Your brain refresher
Let’s dive into a selection of innovations powered by technology. This week we will discuss drones, “air charging”, and sensorial experiences. Time to spark our imagination!
Drones did not vanish into thin air
Since the early ages of their progressive mainstreamization, drones have been a topic of concerns for citizens and law makers due to the various threats they represent to privacy and public safety. However, regulations are being implemented throughout the globe, paving the way for a widespread, yet more rational, use of drones by corporations and individuals alike.
Amazon, the Seattle-based behemoth which focuses on e-commerce, cloud computing, digital streaming, and artificial intelligence, popularized the concept of drone deliveries in 2013, with Jeff Bezos revealing plans for such service during a televised interview.
Since then, Amazon founded a dedicated subsidiary named Amazon Prime Air in 2016, and while the service which aims to fly individual packages to customers within 30 minutes of ordering is yet to materialize, numerous tests are ongoing, and the company recently received federal approval to use drones to deliver packages.
While drone deliveries sound socially acceptable, what will people think of the Always Home Cam, an “innovative new approach to always being home” to be released this year by Amazon’s smart device subsidiary, Ring?
The security camera that flies around inside your house is likely to face scrutiny regarding potential breach to personal privacy but will hopefully bring joy to cats…
The giant retailer has expressed interest in drone deliveries for many years, making its first tests back in 2015. Drone deliveries look very attractive when many businesses and customers are keen to avoid in-person interactions, so the current pandemic probably accelerated the retailer’s agenda: Walmart launched a pilot program in September 2020!
The pilot is held in Fayetteville, North Carolina, and focuses on “delivering select grocery and household essential items from Walmart stores using Flytrex’s automated drones”. Most experts see the partnership with Flytrex as a smart workaround to avoid the need for direct certification: Flytrex is already part of the FAA’s UAS Integration Pilot Program.
To explain the company’s incursion into drone deliveries, Senior VP Tom Ward emphasizes the positive impact on the consumer experience: “We know that it will be some time before we see millions of packages delivered via drone. That still feels like a bit of science fiction, but we’re at a point where we’re learning more and more about the technology that is available and how we can use it to make our customers’ lives easier”.
Walmart is so convinced by the potential of drones that they also partnered with Coca-Cola and DroneUp for a promotional campaign, last week!
Charging through the air
While Energous promises “wireless charging 2.0” since its founding in 2013, the company might not be the first to go to market.
Mi Air Charge
Xiaomi Corporation, the Beijing-based electronics company that recently surpassed Apple Inc. in the smartphone market, announced its Mi Air Charge tech last week. This technology manages to charge multiple devices simultaneously from a few meters away at up to 5W, and the company claims that having furniture and other obstacles in the way doesn’t affect charging speeds.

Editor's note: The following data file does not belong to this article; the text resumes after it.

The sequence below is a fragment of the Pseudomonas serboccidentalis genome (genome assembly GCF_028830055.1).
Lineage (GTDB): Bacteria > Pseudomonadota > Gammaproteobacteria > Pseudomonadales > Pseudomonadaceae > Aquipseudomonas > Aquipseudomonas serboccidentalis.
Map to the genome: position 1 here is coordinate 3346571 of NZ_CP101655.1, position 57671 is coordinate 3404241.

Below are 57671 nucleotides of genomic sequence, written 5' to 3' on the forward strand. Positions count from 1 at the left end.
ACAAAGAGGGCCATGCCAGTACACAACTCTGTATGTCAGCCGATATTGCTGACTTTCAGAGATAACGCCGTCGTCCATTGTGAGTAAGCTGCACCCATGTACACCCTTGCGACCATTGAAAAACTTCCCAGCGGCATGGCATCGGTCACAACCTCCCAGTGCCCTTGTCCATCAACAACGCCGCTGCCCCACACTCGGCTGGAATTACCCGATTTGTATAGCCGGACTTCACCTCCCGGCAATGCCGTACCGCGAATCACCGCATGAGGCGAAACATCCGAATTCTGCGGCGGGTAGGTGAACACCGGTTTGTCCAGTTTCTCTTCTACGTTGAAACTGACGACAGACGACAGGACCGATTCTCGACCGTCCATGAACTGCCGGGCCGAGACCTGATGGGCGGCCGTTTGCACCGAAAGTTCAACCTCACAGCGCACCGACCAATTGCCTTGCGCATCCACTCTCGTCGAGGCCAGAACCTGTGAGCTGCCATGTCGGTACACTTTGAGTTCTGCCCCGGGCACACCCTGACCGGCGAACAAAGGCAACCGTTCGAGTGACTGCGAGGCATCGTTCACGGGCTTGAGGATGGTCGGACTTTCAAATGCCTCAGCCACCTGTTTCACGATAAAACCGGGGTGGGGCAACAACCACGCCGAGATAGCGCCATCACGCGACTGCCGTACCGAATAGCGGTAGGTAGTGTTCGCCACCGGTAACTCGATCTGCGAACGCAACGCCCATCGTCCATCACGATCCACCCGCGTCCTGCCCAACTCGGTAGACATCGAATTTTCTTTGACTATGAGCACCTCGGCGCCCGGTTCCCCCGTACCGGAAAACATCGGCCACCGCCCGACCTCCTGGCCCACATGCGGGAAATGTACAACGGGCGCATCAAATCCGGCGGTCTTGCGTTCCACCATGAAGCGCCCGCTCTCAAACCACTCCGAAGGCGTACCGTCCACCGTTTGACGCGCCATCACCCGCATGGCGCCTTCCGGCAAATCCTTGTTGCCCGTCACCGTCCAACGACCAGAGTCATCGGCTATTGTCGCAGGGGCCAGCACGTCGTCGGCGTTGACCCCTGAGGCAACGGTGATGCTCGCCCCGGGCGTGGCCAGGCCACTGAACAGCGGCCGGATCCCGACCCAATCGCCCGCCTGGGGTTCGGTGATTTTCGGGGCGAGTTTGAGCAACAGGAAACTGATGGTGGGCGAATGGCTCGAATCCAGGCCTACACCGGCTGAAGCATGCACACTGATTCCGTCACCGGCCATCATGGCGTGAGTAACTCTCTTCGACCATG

With this technology, Xiaomi’s goal is to “make the living room truly wireless”, with phones, smartwatches, speakers, lamps, and many other smart home devices all being powered by the same remote system. No release date has been communicated so far, but the company told The Verge that no commercial product will be released this year.
We conclude this week’s Food for Thought article with a selection of products and technologies that will help you “feel” now or in the years to come.
Audio you can feel
Skullcandy introduced its lineup of Crusher headphones in 2017, and these included a revolutionary feature: adjustable bass with haptic feedback. Or “bass you can feel” as Skullcandy likes to call it out – which is not a lie! Their latest iteration, released at the end of 2020, includes “sensory bass with personal sound” which adjusts specifically to your hearing.
The Skullcandy Crusher Evo is available for 129€ on the company store. This technology is progressively embraced by other gaming hardware makers, such as Corsair with its similarly priced HS60 Haptic.
Pain you can feel
Researchers from the RMIT University have developed electronic artificial skin that reacts to pain just like real skin, opening the way to better prosthetics, smarter robotics and non-invasive alternatives to skin grafts.
The prototype mimics the body’s near-instant feedback response and can react to painful sensations with the same lighting speed that nerve signals travel to the brain. According to PhD researcher Md Ataur Rahman: “While some existing technologies have used electrical signals to mimic different levels of pain, these new devices can react to real mechanical pressure, temperature and pain, and deliver the right electronic response. It means our artificial skin knows the difference between gently touching a pin with your finger or accidentally stabbing yourself with it – a critical distinction that has never been achieved before electronically.”
Heat you can feel
Considering the current temperatures, I thought it would be great to talk about something that packs much less tech all-around but that, as a tech enthusiast, you can proudly wear to socialize outdoors: heated clothes.
To learn more about heated clothes, check out this article from Wired.
Thanks for reading!
PS: as a follow-up to the previous Food For Thought article, I’d like to mention that the products designed in collaboration between IKEA and Asus ROG have recently leaked and should be available by the end of the year.